A tough market for merchant generators could be a fertile field for private equity investors.
The merchant power business model is distressed and headed for a “second round of bankruptcies,” a recent study by Wilkinson Barker Knauer LLP and the Power Research Group finds. Merchant generators like Calpine, Dynegy and NRG Energy are struggling with heavy debt loads and low power prices. That has prompted asset sales by the likes of Dynegy and NRG Energy, with private equity again stepping up as a buyer.
In July, Dynegy reached an agreement to sell three plants totaling 935 MW, one to Rockland Capital, and two to Starwood Energy Group Global. That same month, Dynegy closed on the sale of two plants to another private equity group, LS Power. And, in an effort to shed $13 billion of debt, NRG in July said it plans to sell 6,000 MW of its conventional generation and 50% to 100% of its renewable energy assets.
It is a cyclical pattern, a function of the forward curve for gas and power prices, Paul Maxwell, a director in the energy practice at Navigant, told Utility Dive. When these assets become distressed, “private equity steps in for the short term,” he said.
Private equity firms are known for their relatively short term outlook — typically about five years — but for the most part they also do not labor under the quarter-to-quarter earnings pressure of publicly traded companies. They can afford to make a bet on the commodity cycle and wait it out. Right now the commodity cycle favors private equity, not merchant generators.
In April, a report by Moody’s Investors Service said the PJM Interconnection could join California and Texas as the next wholesale power market to see distressed power prices. Low natural gas prices have forced many coal plants out of the market in PJM, but a new crop of even more efficient gas plants could begin to force older gas plants to retire, Moody’s analyst Toby Shea wrote.
Utilities are increasingly shying away from the weak demand and low prices of the merchant market, but for private equity it spells opportunity, one they have been building up to for years.
Over the past several years, private equity firms have amassed billions of dollars in funds aimed at the energy sector. Energy Capital Partners in April 2014 closed a $5 billion fund that will target a range of energy sector assets. ArcLight Capital Partners, which targets North American energy infrastructure assets, closed a $5.5 billion fund in July 2015. Riverstone closed a $7.7 billion fund in June 2013. Starwood Capital in January 2014 closed a $983 million energy fund. LS Power Equity Advisors in February 2014 closed a $2 billion energy fund. And in May 2016, Brookfield Asset Management of Canada raised $25 billion, including $12 billion for its infrastructure fund and $3.5 billion for its private fund.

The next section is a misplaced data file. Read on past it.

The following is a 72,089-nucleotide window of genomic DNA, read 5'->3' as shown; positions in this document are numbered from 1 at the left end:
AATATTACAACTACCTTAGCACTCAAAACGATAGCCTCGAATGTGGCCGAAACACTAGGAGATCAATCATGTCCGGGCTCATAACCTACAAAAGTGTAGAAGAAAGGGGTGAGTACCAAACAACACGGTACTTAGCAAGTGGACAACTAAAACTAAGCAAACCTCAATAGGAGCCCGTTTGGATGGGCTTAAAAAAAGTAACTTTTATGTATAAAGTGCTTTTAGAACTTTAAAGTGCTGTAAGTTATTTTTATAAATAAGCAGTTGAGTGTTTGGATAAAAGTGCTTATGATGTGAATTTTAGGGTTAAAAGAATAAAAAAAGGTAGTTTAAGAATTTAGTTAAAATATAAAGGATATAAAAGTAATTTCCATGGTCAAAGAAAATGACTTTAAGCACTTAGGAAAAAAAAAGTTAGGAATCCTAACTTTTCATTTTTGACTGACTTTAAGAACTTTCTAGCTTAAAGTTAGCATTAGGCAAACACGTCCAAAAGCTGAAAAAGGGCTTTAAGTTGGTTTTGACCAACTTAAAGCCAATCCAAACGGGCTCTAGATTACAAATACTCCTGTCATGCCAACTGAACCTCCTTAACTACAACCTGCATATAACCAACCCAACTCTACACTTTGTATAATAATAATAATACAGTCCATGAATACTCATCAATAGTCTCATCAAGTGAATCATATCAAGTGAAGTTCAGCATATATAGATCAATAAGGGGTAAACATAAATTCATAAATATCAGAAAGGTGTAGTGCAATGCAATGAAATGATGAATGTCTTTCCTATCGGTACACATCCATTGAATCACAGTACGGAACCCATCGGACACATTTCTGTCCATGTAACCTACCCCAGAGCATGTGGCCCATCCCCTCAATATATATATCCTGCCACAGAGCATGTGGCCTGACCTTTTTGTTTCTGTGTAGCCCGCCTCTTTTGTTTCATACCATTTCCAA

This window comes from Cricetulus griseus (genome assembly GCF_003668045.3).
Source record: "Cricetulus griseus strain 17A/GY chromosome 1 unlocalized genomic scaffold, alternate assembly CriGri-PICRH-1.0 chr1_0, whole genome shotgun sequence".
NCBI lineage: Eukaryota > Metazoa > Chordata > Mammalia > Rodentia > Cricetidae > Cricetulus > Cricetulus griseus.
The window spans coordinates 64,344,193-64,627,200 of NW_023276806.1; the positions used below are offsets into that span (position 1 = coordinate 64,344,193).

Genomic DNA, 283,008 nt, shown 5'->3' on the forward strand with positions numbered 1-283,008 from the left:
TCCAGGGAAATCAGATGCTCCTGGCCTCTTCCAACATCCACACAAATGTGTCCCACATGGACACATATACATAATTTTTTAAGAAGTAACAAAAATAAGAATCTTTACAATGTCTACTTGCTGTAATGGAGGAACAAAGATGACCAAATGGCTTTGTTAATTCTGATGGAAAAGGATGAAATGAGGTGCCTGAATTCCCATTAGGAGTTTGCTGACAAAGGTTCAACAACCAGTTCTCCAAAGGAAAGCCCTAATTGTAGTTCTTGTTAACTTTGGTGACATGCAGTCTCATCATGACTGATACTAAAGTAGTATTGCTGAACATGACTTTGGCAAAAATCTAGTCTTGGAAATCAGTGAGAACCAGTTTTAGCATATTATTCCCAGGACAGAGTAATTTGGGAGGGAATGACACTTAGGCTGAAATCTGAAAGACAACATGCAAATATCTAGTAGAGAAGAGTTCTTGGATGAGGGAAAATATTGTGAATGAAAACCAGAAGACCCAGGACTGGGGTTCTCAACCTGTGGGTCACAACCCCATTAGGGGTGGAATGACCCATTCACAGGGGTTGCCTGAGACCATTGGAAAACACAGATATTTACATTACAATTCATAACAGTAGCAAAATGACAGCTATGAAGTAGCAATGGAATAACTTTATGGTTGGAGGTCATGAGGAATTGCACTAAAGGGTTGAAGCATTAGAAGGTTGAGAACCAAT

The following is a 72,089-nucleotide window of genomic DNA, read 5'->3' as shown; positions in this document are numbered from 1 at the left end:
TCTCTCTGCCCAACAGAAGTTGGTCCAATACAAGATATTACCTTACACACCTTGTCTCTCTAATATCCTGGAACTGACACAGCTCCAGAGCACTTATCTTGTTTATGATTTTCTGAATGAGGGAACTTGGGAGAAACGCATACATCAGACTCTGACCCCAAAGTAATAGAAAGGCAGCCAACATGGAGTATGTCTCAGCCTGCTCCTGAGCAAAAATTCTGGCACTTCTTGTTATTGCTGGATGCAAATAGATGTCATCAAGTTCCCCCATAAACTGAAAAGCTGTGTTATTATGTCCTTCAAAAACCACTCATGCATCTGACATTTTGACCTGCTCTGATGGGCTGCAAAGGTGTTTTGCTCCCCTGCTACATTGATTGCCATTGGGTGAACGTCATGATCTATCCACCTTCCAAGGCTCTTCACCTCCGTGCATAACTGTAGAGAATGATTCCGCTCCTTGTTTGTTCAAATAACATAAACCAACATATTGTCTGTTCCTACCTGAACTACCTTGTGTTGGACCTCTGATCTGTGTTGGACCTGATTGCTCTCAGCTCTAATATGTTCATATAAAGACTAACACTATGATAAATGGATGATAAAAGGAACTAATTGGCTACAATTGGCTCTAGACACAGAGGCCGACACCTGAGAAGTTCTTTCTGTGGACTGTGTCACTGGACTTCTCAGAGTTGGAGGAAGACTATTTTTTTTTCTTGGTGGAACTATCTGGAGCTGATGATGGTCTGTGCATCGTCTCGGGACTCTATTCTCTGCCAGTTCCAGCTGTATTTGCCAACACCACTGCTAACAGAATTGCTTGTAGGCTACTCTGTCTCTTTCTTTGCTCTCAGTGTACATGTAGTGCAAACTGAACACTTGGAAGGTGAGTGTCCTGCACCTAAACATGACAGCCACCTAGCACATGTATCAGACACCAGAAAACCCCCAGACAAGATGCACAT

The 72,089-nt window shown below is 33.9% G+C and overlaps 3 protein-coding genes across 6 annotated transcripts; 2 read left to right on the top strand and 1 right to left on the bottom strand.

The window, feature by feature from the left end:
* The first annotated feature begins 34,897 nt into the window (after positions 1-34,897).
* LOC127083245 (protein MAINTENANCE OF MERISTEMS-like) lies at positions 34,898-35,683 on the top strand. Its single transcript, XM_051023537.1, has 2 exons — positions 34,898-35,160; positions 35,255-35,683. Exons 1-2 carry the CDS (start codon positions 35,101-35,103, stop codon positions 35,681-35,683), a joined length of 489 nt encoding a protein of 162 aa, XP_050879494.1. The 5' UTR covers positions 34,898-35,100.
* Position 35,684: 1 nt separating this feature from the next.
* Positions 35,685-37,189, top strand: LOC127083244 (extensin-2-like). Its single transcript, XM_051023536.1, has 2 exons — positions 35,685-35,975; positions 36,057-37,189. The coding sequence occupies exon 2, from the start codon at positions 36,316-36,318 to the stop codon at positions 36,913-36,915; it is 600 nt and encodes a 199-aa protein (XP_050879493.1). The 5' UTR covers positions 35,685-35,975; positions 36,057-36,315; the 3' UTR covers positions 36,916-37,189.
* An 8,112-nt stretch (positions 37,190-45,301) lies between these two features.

Other private equity houses appear to be gearing up for power sector investments.
Pegasus Capital Advisors in June hired former Environmental Protection Agency Administrator Gina McCarthy and an operating advisor. At the time, Pegasus founding partner and chairman, Craig Cogut, touted McCarthy’s expertise in two sectors the firm focuses on — sustainability and wellness. And last year, Pegasus hired David Crane, the former head of NRG Energy, as a senior operating executive. Crane led NRG’s creation of its renewable energy yieldco that is now being sold.
If private equity’s steps into an investment at the bottom of the commodity cycle, the other part of that strategy is being able to exit at the top of the cycle. In some cases an exit is effected when another private equity firm steps in. There are several power sector assets that have traded hands multiple times. Otherwise, it requires an investor with different objectives.
Maxwell said those entities are likely to be investors with longer term outlooks, such as pension funds and foreign investment funds, that are willing to pay a premium in order to earn a higher return. Among them he sees investment funds from South Korea, Japan and Canada.
The next tier of buyers, Maxwell told Utility Dive, would be utilities. For a regulated utility, fuel prices are not as much of a concern because those costs are a pass-through to customers. And, depending on the market, some utilities are interested in adding capacity. He mentioned utilities in the Southwest and possibly the Southeast. But in jurisdictions where there are organized power markets, such as California and PJM, buying generation assets may not be as attractive because there is less control over capacity prices.
The group that Maxwell puts at the bottom of the list of possible buyers are the investor owned merchant generators. By and large, he said, “they are not in a position to buy. They are retrenching to improve their financials and are going to be sellers.”